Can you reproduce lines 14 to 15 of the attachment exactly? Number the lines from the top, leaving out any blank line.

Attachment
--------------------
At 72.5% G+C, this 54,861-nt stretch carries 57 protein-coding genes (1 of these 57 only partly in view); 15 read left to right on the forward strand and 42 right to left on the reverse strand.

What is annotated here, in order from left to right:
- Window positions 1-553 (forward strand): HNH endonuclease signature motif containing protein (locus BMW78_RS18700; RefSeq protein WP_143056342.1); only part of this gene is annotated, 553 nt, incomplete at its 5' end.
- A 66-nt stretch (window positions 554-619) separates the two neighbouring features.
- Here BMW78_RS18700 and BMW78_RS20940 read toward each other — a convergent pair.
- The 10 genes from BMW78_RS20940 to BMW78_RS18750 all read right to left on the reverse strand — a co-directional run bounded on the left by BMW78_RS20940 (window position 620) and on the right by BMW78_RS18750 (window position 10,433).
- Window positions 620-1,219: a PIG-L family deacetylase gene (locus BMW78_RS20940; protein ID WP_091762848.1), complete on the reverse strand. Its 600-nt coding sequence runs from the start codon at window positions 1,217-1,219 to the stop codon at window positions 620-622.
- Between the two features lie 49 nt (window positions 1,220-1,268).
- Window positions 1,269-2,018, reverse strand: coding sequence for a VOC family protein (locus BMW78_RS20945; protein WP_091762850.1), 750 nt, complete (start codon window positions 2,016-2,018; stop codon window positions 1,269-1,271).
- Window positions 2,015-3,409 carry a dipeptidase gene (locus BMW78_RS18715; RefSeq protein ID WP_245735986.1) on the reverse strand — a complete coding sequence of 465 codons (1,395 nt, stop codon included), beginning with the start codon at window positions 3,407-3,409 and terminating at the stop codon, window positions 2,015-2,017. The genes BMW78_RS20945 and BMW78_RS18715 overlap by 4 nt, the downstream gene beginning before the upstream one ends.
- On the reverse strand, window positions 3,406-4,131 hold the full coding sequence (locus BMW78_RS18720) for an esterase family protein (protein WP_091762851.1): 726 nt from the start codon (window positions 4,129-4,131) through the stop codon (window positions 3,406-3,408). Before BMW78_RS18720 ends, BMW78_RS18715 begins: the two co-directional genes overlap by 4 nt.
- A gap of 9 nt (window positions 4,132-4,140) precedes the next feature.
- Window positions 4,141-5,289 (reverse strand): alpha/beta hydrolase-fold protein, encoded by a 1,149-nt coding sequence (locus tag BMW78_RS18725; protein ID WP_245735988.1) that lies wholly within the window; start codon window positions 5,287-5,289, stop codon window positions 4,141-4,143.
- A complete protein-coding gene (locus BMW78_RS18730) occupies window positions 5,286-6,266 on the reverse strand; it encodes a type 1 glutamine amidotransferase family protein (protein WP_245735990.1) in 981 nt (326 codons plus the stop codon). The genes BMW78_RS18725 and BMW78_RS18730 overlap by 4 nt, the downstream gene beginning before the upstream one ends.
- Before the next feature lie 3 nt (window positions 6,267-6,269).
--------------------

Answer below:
- A complete protein-coding gene (locus BMW78_RS18730) occupies window positions 5,286-6,266 on the reverse strand; it encodes a type 1 glutamine amidotransferase family protein (protein WP_245735990.1) in 981 nt (326 codons plus the stop codon). The genes BMW78_RS18725 and BMW78_RS18730 overlap by 4 nt, the downstream gene beginning before the upstream one ends.
- Before the next feature lie 3 nt (window positions 6,267-6,269).